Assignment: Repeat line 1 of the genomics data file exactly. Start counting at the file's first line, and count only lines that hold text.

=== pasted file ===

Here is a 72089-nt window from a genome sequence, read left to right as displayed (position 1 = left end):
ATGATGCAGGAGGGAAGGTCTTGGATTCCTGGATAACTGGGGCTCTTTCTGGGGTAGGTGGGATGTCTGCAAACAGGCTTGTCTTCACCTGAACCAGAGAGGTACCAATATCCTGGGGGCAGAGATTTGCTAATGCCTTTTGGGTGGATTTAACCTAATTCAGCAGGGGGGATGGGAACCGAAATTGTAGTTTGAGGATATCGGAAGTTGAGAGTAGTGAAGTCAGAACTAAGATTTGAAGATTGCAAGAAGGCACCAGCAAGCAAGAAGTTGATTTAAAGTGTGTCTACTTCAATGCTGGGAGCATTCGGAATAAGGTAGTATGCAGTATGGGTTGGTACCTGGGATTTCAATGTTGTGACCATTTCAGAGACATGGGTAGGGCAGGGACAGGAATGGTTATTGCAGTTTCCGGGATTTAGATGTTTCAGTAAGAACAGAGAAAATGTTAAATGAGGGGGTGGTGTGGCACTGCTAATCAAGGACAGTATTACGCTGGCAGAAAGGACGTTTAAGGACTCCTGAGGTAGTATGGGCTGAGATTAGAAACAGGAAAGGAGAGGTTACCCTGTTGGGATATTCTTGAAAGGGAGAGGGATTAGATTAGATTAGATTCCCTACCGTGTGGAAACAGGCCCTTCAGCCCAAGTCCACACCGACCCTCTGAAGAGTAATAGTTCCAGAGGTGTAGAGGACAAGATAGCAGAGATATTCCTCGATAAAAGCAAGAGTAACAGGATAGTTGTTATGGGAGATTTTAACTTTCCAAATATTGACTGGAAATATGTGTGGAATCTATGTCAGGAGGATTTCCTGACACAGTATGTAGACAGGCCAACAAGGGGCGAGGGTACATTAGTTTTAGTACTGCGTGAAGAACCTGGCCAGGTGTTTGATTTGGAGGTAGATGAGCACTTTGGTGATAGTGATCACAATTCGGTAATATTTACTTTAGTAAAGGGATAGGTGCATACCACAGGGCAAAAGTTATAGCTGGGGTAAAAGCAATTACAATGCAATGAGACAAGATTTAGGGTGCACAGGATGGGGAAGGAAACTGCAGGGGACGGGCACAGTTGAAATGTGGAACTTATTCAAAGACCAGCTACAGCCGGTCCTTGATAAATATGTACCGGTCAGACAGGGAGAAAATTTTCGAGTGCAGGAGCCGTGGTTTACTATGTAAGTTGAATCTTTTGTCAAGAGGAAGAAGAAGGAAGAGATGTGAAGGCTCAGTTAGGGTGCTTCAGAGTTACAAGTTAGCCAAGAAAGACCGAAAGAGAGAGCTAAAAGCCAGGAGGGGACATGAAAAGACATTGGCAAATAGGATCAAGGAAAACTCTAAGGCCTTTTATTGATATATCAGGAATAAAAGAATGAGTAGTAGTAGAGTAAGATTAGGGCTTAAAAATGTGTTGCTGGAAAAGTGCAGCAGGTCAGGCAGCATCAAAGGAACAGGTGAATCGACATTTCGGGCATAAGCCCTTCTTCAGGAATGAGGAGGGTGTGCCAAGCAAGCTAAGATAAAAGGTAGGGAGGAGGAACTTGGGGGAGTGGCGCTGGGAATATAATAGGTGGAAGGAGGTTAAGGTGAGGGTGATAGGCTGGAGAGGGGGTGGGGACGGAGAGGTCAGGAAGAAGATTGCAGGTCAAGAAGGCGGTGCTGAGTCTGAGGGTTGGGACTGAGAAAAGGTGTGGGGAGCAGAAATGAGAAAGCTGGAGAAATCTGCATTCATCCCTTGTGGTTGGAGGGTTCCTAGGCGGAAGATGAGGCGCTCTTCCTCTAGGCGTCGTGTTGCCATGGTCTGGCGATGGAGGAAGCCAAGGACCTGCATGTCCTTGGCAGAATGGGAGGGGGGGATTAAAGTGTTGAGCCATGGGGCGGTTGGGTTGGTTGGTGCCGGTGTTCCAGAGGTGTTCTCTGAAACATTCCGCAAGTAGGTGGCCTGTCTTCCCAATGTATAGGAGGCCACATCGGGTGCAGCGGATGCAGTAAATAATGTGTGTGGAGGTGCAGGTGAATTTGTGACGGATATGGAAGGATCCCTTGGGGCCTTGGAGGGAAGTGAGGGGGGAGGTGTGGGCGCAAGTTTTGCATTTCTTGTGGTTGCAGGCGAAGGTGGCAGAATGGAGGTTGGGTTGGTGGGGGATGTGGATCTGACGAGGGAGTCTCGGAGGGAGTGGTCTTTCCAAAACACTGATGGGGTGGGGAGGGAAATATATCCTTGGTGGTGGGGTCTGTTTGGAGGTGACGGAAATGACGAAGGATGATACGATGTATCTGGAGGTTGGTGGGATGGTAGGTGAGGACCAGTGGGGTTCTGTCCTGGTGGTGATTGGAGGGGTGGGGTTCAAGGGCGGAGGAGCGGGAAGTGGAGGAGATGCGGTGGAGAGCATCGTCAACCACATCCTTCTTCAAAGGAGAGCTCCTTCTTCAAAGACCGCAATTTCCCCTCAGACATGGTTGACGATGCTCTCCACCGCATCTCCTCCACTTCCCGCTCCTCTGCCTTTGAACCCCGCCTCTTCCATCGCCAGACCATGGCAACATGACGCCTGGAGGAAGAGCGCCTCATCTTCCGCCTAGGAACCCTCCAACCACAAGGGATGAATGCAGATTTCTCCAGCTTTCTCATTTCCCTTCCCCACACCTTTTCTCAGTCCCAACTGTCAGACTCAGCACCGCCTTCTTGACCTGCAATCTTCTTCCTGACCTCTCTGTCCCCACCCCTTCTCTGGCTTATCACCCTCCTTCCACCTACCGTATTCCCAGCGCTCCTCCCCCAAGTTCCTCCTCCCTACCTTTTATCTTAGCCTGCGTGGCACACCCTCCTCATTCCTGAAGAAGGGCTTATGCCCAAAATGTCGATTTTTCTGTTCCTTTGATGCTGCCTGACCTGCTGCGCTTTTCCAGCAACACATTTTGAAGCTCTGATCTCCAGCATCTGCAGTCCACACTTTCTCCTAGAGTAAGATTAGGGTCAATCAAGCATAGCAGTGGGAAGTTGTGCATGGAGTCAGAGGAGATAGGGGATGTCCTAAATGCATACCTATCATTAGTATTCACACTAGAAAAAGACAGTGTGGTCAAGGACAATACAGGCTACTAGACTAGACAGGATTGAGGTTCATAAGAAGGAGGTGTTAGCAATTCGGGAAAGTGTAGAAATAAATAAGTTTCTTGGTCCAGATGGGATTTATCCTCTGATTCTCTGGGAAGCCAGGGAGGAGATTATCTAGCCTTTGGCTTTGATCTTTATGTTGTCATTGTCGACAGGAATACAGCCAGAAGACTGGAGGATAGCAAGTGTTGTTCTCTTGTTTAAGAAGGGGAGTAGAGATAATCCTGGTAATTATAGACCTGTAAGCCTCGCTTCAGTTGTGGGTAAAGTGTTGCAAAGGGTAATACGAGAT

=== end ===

Here is a 72089-nt window from a genome sequence, read left to right as displayed (position 1 = left end):